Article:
$6.3b US firm Telesign breached GDPR, reputation-scoring half of the population of the planet with mobiles

A US-based fraud prevention company is in hot water over allegations it not only collected data from millions of EU citizens and processed it using automated tools without their knowledge, but that it did so in the United States, all in violation of the EU’s data protection rules.

The complaint was filed by Austrian privacy advocacy group noyb, helmed by lawyer Max Schrems, and it doesn’t pull any punches in its claims that TeleSign, through its former Belgian parent company BICS, secretly collected data on cellphone users around the world.

That data, noyb alleges, was fed into an automated system that generates “reputation scores” that TeleSign sells to its customers, which includes TikTok, Salesforce, Microsoft and AWS, among others, for verifying the identity of a person behind a phone number and preventing fraud.

BICS, which acquired TeleSign in 2017, describes itself as “a global provider of international wholesale connectivity and interoperability services,” in essence operating as an interchange for various national cellular networks. Per noyb, BICS operates in more than 200 countries around the world and “gets detailed information (e.g. the regularity of completed calls, call duration, long-term inactivity, range activity, or successful incoming traffic) [on] about half of the worldwide mobile phone users.”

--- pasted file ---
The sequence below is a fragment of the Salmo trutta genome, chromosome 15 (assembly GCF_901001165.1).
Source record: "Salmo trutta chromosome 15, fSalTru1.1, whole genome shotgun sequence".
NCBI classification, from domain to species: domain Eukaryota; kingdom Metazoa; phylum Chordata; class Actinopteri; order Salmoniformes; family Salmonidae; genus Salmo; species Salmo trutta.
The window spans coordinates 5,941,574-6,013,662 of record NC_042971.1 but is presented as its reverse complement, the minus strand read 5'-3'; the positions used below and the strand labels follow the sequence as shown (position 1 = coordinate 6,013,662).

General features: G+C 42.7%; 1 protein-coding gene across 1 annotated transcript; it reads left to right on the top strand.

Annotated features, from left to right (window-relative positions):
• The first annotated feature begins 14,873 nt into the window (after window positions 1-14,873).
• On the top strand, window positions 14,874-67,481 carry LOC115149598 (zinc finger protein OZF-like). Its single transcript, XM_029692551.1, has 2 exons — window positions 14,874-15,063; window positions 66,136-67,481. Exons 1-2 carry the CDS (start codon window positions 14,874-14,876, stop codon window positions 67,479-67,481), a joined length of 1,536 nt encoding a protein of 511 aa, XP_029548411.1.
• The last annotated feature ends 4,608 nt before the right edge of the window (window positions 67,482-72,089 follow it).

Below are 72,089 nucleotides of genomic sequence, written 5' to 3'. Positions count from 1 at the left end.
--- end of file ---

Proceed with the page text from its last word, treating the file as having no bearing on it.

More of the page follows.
That data is regularly shared with TeleSign, noyb alleges, without any notification to the customers whose data is being collected and used.


In its complaint, an auto-translated English version of which was reviewed by The Register, noyb alleges that TeleSign is in violation of the GDPR’s provisions that ban use of automated profiling tools, as well as rules that require affirmative consent be given to process EU citizen’s data.


When BICS acquired TeleSign in 2017, it began to fall under the partial control of BICS’ parent company, Belgian telecom giant Proximus. Proximus held a partial stake in BICS, which Proximus spun off from its own operations in 1997.

In 2021, Proximus bought out BICS’ other shareholders, making it the sole owner of both the telecom interchange and TeleSign.

With that in mind, noyb is also leveling charges against Proximus and BICS. In its complaint, noyb said Proximus was asked by EU citizens from various countries to provide records of the data TeleSign processed, as is their right under Article 15 of the GDPR.

The complainants weren’t given the information they requested, says noyb, and claims what was handed over was simply a template copy of the EU’s standard contractual clause (SCC), which has been used by businesses transmitting data between the EU and US while the pair try to work out data transfer rules that Schrems won’t get struck down in court.


Noyb is seeking cessation of all data transfers from BICS to TeleSign, processing of said data, and is requesting deletion of all unlawfully transmitted data. It’s also asking for Belgian data protection authorities to fine Proximus, which noyb said could reach as high as €236 million ($257 million) – a mere 4 percent of Proximus’s global turnover.


Source: US firm ‘breached GDPR’ by reputation-scoring EU citizens • The Register

This firm is absolutely massive, yet it’s a smaller part of BICS and chances are that you’ve never ever heard of either of them!

Robin Edgar

Organisational Structures | Technology and Science | Military, IT and Lifestyle consultancy | Social, Broadcast & Cross Media | Flying aircraft

 robin@edgarbv.com  https://www.edgarbv.com